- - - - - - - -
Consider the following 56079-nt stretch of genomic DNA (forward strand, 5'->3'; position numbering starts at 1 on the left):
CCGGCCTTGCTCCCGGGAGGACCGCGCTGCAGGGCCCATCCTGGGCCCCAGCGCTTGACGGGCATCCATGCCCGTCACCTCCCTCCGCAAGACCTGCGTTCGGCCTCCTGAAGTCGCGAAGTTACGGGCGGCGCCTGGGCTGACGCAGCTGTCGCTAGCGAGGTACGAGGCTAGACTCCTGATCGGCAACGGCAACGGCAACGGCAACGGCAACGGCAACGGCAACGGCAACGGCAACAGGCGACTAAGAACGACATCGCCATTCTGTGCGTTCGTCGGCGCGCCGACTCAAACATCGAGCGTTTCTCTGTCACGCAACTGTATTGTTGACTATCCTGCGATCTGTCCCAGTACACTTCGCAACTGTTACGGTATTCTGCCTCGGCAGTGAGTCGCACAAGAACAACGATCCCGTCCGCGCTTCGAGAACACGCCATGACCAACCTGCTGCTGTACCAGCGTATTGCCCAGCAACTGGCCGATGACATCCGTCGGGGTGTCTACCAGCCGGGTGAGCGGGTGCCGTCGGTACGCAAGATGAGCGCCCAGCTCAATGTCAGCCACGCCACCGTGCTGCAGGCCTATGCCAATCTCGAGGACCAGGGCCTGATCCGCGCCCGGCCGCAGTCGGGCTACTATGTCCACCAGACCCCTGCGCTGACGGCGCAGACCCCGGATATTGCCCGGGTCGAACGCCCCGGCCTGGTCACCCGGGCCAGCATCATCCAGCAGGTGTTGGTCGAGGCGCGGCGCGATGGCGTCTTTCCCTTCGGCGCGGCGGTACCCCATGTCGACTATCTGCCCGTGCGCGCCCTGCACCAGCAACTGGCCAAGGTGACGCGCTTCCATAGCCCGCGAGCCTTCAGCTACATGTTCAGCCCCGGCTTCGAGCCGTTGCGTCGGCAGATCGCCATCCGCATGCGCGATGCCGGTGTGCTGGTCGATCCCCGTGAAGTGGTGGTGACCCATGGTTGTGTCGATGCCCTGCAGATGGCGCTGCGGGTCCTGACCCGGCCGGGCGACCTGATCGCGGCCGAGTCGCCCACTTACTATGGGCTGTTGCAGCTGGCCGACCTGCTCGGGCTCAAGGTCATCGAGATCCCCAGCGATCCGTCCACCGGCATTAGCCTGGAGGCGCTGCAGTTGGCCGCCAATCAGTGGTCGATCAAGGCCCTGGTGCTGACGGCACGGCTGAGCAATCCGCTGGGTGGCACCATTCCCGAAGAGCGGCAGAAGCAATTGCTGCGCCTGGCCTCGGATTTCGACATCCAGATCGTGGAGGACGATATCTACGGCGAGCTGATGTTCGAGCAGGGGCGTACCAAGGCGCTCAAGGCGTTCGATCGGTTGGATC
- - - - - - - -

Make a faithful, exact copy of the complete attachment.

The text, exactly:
Consider the following 56079-nt stretch of genomic DNA (forward strand, 5'->3'; position numbering starts at 1 on the left):
CCGGCCTTGCTCCCGGGAGGACCGCGCTGCAGGGCCCATCCTGGGCCCCAGCGCTTGACGGGCATCCATGCCCGTCACCTCCCTCCGCAAGACCTGCGTTCGGCCTCCTGAAGTCGCGAAGTTACGGGCGGCGCCTGGGCTGACGCAGCTGTCGCTAGCGAGGTACGAGGCTAGACTCCTGATCGGCAACGGCAACGGCAACGGCAACGGCAACGGCAACGGCAACGGCAACGGCAACAGGCGACTAAGAACGACATCGCCATTCTGTGCGTTCGTCGGCGCGCCGACTCAAACATCGAGCGTTTCTCTGTCACGCAACTGTATTGTTGACTATCCTGCGATCTGTCCCAGTACACTTCGCAACTGTTACGGTATTCTGCCTCGGCAGTGAGTCGCACAAGAACAACGATCCCGTCCGCGCTTCGAGAACACGCCATGACCAACCTGCTGCTGTACCAGCGTATTGCCCAGCAACTGGCCGATGACATCCGTCGGGGTGTCTACCAGCCGGGTGAGCGGGTGCCGTCGGTACGCAAGATGAGCGCCCAGCTCAATGTCAGCCACGCCACCGTGCTGCAGGCCTATGCCAATCTCGAGGACCAGGGCCTGATCCGCGCCCGGCCGCAGTCGGGCTACTATGTCCACCAGACCCCTGCGCTGACGGCGCAGACCCCGGATATTGCCCGGGTCGAACGCCCCGGCCTGGTCACCCGGGCCAGCATCATCCAGCAGGTGTTGGTCGAGGCGCGGCGCGATGGCGTCTTTCCCTTCGGCGCGGCGGTACCCCATGTCGACTATCTGCCCGTGCGCGCCCTGCACCAGCAACTGGCCAAGGTGACGCGCTTCCATAGCCCGCGAGCCTTCAGCTACATGTTCAGCCCCGGCTTCGAGCCGTTGCGTCGGCAGATCGCCATCCGCATGCGCGATGCCGGTGTGCTGGTCGATCCCCGTGAAGTGGTGGTGACCCATGGTTGTGTCGATGCCCTGCAGATGGCGCTGCGGGTCCTGACCCGGCCGGGCGACCTGATCGCGGCCGAGTCGCCCACTTACTATGGGCTGTTGCAGCTGGCCGACCTGCTCGGGCTCAAGGTCATCGAGATCCCCAGCGATCCGTCCACCGGCATTAGCCTGGAGGCGCTGCAGTTGGCCGCCAATCAGTGGTCGATCAAGGCCCTGGTGCTGACGGCACGGCTGAGCAATCCGCTGGGTGGCACCATTCCCGAAGAGCGGCAGAAGCAATTGCTGCGCCTGGCCTCGGATTTCGACATCCAGATCGTGGAGGACGATATCTACGGCGAGCTGATGTTCGAGCAGGGGCGTACCAAGGCGCTCAAGGCGTTCGATCGGTTGGATC